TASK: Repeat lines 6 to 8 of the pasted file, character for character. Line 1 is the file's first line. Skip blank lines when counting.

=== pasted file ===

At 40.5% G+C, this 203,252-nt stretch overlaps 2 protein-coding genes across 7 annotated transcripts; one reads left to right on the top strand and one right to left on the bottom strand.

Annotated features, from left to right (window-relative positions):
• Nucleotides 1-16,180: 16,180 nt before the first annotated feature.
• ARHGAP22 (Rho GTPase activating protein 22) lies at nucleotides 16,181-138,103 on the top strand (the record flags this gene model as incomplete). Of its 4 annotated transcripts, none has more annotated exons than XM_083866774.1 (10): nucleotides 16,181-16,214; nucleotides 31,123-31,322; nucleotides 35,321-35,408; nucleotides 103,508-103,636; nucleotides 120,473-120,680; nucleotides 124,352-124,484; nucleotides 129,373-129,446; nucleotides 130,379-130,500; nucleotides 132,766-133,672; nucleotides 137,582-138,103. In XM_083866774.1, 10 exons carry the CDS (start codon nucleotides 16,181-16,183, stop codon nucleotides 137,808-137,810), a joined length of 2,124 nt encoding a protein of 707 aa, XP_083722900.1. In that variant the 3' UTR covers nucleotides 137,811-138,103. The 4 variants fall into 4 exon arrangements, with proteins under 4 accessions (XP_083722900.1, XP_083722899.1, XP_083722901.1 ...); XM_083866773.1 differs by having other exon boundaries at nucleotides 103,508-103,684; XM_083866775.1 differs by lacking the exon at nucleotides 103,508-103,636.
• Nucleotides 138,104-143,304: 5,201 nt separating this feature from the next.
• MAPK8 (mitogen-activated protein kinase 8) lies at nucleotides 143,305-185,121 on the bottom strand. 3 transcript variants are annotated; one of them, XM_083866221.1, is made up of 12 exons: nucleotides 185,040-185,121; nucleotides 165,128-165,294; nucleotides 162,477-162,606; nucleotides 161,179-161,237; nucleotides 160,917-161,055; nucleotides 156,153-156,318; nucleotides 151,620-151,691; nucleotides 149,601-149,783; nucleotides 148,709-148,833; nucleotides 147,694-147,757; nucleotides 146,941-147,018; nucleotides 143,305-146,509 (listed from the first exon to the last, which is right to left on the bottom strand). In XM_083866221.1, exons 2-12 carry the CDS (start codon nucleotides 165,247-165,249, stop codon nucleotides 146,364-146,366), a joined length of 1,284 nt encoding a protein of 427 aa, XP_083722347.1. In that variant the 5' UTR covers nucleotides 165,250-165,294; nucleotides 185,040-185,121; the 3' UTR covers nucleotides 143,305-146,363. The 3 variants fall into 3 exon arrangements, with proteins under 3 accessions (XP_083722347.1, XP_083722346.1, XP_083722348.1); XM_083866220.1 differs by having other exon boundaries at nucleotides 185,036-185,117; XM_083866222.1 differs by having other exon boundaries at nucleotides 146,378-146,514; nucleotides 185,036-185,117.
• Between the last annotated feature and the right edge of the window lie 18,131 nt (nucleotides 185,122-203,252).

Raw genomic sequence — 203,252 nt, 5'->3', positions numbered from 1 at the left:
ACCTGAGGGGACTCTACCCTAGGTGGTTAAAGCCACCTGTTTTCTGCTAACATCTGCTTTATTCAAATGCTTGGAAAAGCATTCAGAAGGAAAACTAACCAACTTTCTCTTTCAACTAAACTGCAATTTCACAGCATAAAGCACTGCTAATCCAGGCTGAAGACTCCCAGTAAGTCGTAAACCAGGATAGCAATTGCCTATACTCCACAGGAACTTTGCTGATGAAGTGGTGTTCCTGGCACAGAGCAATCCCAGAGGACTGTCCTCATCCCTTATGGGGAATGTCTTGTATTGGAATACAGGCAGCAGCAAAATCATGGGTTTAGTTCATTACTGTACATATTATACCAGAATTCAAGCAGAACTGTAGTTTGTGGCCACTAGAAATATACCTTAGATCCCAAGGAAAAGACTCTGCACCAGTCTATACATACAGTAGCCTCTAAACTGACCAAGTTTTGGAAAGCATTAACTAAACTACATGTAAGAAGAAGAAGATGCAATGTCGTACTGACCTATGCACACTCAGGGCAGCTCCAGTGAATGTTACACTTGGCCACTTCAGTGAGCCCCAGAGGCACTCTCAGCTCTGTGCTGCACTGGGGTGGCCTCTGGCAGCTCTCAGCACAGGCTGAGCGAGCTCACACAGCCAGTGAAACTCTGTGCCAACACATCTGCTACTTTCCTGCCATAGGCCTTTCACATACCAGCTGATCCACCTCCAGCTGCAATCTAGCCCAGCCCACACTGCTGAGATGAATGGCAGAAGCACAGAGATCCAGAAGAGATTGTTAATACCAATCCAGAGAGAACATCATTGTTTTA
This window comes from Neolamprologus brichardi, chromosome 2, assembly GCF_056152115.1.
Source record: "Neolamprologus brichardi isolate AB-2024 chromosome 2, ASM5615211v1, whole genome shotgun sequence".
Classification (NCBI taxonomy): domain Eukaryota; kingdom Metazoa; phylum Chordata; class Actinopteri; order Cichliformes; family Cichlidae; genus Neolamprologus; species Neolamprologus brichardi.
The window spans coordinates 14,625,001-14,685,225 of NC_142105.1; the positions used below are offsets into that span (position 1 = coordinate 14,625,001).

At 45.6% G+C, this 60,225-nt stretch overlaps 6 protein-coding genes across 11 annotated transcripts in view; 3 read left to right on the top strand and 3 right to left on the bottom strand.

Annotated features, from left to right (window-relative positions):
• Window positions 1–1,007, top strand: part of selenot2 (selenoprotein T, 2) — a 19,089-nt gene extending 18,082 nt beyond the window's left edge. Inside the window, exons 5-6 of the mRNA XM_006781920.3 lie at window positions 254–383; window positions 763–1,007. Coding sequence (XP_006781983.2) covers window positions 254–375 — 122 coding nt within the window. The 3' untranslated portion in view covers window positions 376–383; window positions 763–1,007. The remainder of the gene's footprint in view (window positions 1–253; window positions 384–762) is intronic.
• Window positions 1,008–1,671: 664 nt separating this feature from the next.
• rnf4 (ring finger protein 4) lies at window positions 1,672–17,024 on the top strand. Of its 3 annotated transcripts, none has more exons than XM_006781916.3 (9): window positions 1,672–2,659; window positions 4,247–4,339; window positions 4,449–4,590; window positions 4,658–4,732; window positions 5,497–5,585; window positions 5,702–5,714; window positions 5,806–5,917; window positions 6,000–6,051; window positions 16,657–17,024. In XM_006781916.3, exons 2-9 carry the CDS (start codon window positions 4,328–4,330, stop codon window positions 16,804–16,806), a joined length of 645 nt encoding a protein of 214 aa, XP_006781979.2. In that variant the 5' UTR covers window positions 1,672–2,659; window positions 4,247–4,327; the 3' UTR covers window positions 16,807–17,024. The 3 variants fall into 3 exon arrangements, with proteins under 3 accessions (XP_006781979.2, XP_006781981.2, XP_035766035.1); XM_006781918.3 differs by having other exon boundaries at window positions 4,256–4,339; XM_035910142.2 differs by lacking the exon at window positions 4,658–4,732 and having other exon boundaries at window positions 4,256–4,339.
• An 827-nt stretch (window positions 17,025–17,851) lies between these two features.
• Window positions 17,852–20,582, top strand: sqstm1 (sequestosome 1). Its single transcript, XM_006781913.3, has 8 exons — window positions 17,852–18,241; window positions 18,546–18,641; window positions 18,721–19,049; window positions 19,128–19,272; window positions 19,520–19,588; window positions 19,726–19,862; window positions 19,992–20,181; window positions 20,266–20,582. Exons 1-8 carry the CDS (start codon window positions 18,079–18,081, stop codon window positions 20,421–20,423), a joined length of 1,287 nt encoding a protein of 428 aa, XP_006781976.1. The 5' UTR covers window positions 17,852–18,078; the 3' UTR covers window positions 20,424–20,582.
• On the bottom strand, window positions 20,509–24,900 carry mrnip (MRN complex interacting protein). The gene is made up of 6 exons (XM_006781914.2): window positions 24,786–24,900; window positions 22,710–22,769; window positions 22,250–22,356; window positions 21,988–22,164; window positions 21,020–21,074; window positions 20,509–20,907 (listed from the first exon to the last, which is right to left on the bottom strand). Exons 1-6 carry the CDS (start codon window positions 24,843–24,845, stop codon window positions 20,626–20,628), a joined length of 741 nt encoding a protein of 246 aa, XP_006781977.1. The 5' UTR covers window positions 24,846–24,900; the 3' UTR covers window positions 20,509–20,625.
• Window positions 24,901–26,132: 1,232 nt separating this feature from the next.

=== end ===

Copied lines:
• MAPK8 (mitogen-activated protein kinase 8) lies at nucleotides 143,305-185,121 on the bottom strand. 3 transcript variants are annotated; one of them, XM_083866221.1, is made up of 12 exons: nucleotides 185,040-185,121; nucleotides 165,128-165,294; nucleotides 162,477-162,606; nucleotides 161,179-161,237; nucleotides 160,917-161,055; nucleotides 156,153-156,318; nucleotides 151,620-151,691; nucleotides 149,601-149,783; nucleotides 148,709-148,833; nucleotides 147,694-147,757; nucleotides 146,941-147,018; nucleotides 143,305-146,509 (listed from the first exon to the last, which is right to left on the bottom strand). In XM_083866221.1, exons 2-12 carry the CDS (start codon nucleotides 165,247-165,249, stop codon nucleotides 146,364-146,366), a joined length of 1,284 nt encoding a protein of 427 aa, XP_083722347.1. In that variant the 5' UTR covers nucleotides 165,250-165,294; nucleotides 185,040-185,121; the 3' UTR covers nucleotides 143,305-146,363. The 3 variants fall into 3 exon arrangements, with proteins under 3 accessions (XP_083722347.1, XP_083722346.1, XP_083722348.1); XM_083866220.1 differs by having other exon boundaries at nucleotides 185,036-185,117; XM_083866222.1 differs by having other exon boundaries at nucleotides 146,378-146,514; nucleotides 185,036-185,117.
• Between the last annotated feature and the right edge of the window lie 18,131 nt (nucleotides 185,122-203,252).

Raw genomic sequence — 203,252 nt, 5'->3', positions numbered from 1 at the left: